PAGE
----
Searching over 5,500,000 cases.


searching
Buy This Entire Record For $7.95

Download the entire decision to receive the complete text, official citation,
docket number, dissents and concurrences, and footnotes for this case.

Learn more about what you receive with purchase of this case.

Gillis v. Hughes

Supreme Court of Delaware

April 25, 2018

KATHLEEN GILLIS, [1] Respondent Below-Appellant,
v.
THOMAS HUGHES, JR., Petitioner Below-Appellee.

          Submitted: February 9, 2018

          Court Below-Family Court of the State of Delaware File No. CK14-01534 Petition No. 14-14230

          Before STRINE, Chief Justice; VALIHURA and TRAYNOR, Justices.

          ORDER

          Leo E. Strine, Jr. Chief Justice.

         Upon consideration of the parties' briefs and the record below, [2] it appears to the Court that:

         (1) In this appeal from a child custody order and the denial of a motion to relocate, the appellant, Kathleen Gillis ("Mother"), argues that the Family Court's factual findings are not supported by the record because the Family Court dismissed the testimony of the educational expert and ignored evidence of Thomas Hughes' ("Father") past abusive behavior. Mother also argues that the Family Court erred in its application of the best interest factors under the Model Relocation Act.[3]

         (2) Our review of an appeal from a custody decision extends to both the facts and the law, as well as to the inferences and deductions made by the Family Court after considering the weight and credibility of the testimony.[4] To the extent the Family Court's decision implicates rulings of law, our review is de novo.[5]Findings of fact will not be disturbed unless they are found to be clearly erroneous and justice requires that they be overturned.[6] The judgment below will be affirmed "when the inferences and deductions upon which [the decision] is based are supported by the record and are the product of an orderly and logical deductive process."[7]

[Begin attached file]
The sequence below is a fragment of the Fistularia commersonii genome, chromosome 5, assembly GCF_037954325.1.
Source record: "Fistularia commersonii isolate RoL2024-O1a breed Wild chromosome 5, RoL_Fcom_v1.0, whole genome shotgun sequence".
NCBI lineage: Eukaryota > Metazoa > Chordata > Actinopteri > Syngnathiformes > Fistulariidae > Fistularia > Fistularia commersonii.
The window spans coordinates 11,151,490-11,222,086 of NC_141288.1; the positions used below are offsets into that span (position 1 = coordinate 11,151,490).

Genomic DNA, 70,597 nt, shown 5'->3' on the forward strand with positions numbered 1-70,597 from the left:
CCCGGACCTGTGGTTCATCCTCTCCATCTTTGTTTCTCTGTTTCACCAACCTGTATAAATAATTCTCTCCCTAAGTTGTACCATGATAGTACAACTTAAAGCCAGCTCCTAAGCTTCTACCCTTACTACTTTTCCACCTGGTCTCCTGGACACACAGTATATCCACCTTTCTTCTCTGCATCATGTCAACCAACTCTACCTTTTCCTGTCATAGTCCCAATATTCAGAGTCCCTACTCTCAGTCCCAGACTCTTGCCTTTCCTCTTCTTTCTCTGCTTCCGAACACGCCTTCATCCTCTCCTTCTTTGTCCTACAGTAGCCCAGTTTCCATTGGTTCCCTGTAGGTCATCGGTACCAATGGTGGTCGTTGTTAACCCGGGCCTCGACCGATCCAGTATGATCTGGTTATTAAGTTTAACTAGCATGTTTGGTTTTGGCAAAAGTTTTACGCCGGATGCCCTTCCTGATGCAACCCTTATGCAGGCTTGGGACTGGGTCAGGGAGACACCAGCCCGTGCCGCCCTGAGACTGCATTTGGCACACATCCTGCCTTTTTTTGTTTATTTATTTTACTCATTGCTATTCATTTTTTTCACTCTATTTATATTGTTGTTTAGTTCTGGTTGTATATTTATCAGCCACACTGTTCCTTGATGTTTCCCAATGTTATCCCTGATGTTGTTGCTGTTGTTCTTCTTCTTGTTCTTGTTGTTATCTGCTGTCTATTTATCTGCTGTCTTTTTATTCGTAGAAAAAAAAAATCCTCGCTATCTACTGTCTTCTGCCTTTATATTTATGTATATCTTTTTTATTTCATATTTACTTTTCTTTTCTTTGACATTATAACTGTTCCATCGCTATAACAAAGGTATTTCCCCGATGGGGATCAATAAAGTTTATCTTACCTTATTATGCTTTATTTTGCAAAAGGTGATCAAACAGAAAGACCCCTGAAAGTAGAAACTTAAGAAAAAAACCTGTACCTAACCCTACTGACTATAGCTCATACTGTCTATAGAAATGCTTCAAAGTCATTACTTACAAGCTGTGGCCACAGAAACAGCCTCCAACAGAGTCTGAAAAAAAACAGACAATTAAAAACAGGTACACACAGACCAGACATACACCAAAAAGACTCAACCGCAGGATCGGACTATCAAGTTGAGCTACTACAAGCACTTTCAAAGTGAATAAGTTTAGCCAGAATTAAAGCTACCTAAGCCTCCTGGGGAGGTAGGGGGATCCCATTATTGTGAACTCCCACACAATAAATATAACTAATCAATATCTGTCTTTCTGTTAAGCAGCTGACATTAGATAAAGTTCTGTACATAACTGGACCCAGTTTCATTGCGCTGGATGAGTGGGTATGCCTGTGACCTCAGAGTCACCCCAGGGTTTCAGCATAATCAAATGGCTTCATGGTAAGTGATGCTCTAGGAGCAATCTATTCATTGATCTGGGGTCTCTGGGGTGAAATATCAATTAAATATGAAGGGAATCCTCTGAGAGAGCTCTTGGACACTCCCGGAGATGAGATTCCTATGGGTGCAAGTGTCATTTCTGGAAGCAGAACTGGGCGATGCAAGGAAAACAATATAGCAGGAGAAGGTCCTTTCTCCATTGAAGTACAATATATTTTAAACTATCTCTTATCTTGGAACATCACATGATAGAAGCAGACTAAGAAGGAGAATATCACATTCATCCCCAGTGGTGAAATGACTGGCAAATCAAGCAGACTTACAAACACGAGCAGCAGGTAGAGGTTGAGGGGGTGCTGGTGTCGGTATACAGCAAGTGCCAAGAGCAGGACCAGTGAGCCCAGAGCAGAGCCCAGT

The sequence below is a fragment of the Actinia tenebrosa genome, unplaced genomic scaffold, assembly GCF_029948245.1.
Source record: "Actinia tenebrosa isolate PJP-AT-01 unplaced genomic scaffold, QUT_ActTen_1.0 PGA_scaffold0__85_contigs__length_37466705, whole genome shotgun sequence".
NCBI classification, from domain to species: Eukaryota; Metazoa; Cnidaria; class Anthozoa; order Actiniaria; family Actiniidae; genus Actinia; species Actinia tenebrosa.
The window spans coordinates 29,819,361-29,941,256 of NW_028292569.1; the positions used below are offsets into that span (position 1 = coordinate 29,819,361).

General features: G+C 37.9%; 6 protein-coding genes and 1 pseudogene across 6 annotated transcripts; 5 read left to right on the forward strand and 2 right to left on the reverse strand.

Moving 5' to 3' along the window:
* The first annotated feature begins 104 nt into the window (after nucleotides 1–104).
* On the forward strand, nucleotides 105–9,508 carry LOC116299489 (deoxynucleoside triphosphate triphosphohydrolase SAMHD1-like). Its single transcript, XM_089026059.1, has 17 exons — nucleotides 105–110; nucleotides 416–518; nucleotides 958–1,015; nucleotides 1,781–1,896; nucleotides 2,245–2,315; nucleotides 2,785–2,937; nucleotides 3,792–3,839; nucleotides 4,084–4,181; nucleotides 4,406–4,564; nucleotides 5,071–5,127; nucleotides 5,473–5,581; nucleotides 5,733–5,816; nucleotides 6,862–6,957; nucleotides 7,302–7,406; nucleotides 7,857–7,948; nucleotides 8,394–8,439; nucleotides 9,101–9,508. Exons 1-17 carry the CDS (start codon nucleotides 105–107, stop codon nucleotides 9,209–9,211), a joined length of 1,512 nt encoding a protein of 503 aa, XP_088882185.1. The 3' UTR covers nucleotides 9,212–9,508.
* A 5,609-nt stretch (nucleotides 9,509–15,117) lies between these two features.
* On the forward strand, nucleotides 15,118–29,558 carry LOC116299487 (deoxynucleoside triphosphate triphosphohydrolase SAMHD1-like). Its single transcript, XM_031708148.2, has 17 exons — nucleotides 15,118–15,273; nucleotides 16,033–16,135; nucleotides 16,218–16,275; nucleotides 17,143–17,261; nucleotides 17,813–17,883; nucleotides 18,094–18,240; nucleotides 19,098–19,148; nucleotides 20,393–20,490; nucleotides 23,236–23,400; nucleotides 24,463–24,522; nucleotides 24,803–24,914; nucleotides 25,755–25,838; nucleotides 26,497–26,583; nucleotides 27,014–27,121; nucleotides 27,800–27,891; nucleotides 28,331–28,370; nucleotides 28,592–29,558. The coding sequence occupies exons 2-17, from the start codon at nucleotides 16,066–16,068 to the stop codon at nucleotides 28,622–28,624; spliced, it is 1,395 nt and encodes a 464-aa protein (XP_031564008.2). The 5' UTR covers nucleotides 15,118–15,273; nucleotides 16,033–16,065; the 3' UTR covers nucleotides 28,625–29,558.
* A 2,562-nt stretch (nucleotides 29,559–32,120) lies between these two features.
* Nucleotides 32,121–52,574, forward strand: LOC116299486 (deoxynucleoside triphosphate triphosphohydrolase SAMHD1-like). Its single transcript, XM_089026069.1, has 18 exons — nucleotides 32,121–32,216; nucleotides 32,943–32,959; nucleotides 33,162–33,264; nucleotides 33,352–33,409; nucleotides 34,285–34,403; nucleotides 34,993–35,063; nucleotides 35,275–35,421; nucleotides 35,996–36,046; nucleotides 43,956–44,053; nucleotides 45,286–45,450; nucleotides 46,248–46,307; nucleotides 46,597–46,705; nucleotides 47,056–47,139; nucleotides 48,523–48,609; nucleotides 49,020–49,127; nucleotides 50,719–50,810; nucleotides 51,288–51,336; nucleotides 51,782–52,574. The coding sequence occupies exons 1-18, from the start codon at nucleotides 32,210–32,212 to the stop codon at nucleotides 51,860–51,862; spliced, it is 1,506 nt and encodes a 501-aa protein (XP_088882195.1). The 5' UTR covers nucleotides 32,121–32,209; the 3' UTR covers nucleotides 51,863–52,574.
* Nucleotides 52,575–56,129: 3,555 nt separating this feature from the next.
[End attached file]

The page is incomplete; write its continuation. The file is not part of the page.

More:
(3) Custody matters are inherently difficult cases, and this case is particularly complicated because one of the parties' two young sons is autistic. It is clear from the testimony that, despite their difficulties in dealing with each other at times, both parties love their children and are involved in their lives. Although the educational expert's testimony in this case provides some support for Mother's contention that her move to Florida would provide their special needs son with access to expanded services and specialized in-school learning support that he is not receiving in the Delaware public school system, this testimony was one piece of information among many that the Family Court was required to take into account in determining the best interests of both children.[8]

         (4) Contrary to Mother's contentions, the Family Court considered all of the relevant evidence in this case, including the testimony of Mother's educational expert and the evidence of the consent PFA entered against Father in 2014. The Family Court weighed all of the relevant evidence bearing on the best interest factors under 13 Del. C. § 722, [9] as it was required to do, and also considered the best interest factors under the Model Relocation Act, which it was permitted to do in its discretion.[10]

         (5) After careful consideration of the parties' respective positions on appeal and after a thorough review of the record, the Court has determined that this appeal should be affirmed on the basis of the Family Court's well-reasoned decision dated August 31, 2017. It is clear that the trial judge considered the evidence under the appropriate legal standards and reasoned in a logical way in determining that shared residential placement was in the best interests of both children and in denying Mother's motion to relocate. We recognize that this is a close case, and that Mother presents issues affecting in critical ways the lives of all concerned. Regrettably, this is a sad case, like many our Family Court must decide, in which there is no easy or obviously correct outcome. Our duty on appeal is to defer to a difficult decision made by our trial courts when it is supported by the record and the law, as it is here.

         NOW, THEREFORE, IT IS ORDERED that the judgment of the Family Court is AFFIRMED.

---------

Notes:

[1] The Court previously assigned pseudonyms to the parties under Supreme Court Rule ...


Buy This Entire Record For $7.95

Download the entire decision to receive the complete text, official citation,
docket number, dissents and concurrences, and footnotes for this case.

Learn more about what you receive with purchase of this case.